In the second Presidential debate in 2008, Obama had stated the killing bin Laden had to be our “biggest national security priority.” That’s because as long as bin Laden was alive, he would be working to embolden more terrorism attacks. But once he was dead, he couldn’t continue his mischief. Dead terrorists no longer terrorize. They are free from terror.
Likewise, dead men no longer sin. Once you die, you no longer sin. You are free of sin. The dead no longer rebel against God. But if you have to die to be free of the power of sin, how does that help the living? If only we could die and then come back to life.
And that is exactly what happens in baptism. At baptism, our old self – the self that is enslaved to sin – joined in Christ’s death on the cross. It was crucified. So we are dead to the POWER of sin over our lives. Sin no longer enslaves us.
Consider what it means to be a slave to sin. Let me give you an illustration from a movie that made Brad Pitt a household name. In 1994, the Geffen Company released the movie called, Interview with the Vampire. It was based on Anne Rice’s best selling novel. It’s a horror picture and I’m not recommending it to you. But there is one scene in the book (don’t know if it made it into the movie) that I found very helpful. Because it so graphically illustrates what Paul means by “the old self” that is enslaved to sin and must be put to death.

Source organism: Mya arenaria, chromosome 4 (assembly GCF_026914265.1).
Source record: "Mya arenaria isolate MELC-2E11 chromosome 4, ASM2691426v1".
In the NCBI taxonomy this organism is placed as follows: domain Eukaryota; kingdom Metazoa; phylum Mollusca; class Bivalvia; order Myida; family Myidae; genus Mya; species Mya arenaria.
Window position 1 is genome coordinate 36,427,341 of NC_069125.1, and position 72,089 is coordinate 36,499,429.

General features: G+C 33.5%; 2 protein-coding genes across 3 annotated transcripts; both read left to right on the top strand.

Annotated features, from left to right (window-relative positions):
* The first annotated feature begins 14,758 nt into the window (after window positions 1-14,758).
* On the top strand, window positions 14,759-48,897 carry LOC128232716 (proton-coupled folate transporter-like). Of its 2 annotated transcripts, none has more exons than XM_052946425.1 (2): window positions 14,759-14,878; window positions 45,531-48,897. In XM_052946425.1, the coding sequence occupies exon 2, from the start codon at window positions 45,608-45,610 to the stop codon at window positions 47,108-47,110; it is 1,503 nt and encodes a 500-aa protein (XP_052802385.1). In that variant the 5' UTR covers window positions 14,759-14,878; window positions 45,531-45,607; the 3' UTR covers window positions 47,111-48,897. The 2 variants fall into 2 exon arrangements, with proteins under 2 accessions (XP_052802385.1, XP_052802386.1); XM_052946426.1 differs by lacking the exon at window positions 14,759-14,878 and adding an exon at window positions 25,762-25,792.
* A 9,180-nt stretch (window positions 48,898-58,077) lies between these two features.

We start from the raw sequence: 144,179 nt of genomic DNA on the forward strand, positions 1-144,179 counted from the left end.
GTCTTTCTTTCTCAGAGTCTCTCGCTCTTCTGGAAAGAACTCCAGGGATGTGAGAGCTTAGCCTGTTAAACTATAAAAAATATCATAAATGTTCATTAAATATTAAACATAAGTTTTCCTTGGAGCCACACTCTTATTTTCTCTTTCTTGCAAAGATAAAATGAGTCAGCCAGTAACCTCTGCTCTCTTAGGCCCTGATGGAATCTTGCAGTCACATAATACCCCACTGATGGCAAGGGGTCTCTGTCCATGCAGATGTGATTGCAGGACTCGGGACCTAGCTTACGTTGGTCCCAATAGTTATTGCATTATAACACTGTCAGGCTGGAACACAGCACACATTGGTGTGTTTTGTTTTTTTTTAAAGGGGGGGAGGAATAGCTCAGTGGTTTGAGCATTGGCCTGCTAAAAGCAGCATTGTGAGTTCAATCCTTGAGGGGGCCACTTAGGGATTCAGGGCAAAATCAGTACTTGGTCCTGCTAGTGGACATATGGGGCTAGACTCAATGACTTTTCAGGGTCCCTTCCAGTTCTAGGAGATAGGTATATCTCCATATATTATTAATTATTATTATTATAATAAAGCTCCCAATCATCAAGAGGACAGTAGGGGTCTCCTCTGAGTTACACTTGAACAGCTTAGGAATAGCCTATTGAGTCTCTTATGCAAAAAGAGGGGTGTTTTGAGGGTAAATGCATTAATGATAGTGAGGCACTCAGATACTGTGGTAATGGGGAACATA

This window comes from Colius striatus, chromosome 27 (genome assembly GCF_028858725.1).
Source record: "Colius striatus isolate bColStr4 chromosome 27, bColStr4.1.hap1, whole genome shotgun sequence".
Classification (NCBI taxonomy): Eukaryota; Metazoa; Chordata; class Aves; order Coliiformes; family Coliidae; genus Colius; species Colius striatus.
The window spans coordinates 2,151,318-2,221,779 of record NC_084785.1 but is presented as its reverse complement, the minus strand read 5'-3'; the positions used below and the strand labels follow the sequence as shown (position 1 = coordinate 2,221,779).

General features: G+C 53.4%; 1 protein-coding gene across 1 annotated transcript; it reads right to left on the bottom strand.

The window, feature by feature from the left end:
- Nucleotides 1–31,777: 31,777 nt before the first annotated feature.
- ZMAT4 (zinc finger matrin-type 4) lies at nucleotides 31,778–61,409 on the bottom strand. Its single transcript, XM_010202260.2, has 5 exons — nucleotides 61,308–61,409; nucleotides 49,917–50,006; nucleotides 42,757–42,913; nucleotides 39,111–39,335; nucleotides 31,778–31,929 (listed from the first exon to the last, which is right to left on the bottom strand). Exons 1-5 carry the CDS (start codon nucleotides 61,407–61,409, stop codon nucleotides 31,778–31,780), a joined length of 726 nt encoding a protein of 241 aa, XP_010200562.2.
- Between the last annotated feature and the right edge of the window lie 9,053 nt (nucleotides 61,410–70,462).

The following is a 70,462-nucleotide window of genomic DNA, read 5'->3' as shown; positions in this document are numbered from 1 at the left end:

The story is about the life of a vampire named Louie and his vampire friends. They feed on human blood. (It’s what vampires do.) They seek their prey at night. After they indulge themselves in a meal, their victims die and turn into more vampires.
However, in one scene from the book, we find ourselves in a vampire’s hidden chamber. There’s a prison cell built into one of the walls. The cell is just big enough to cage a young man in the prime of his youth. He lies in his cell in a listless state. His waxy skin and glassy eyes are evidence of his constant feverish condition.
You see, the Vampire has kept him in this kind of pantry for his occasional snacking. He takes just enough not to kill the boy, but leaves him in a weakened state unable to do anything except lie in his little cage waiting for the vampire’s next visit.
The vampire enters the chamber with a key in hand and opens the cell door. The youth obediently rises, and ambles over to stand before Le Stat. He knows what the vampire wants, and he is powerless to refuse. So he turns his head to one side and bears his neck. When the vampire has enjoyed his fill, the youth shuffles back to his cell a little weaker. He pulls the door closed behind him.
I can think of no more powerful image of “the old self” than that weakened, feverish youth bearing his neck. The Old Self has no power to resist sin. So he yields to sin and that yielding keeps him in a weakened condition.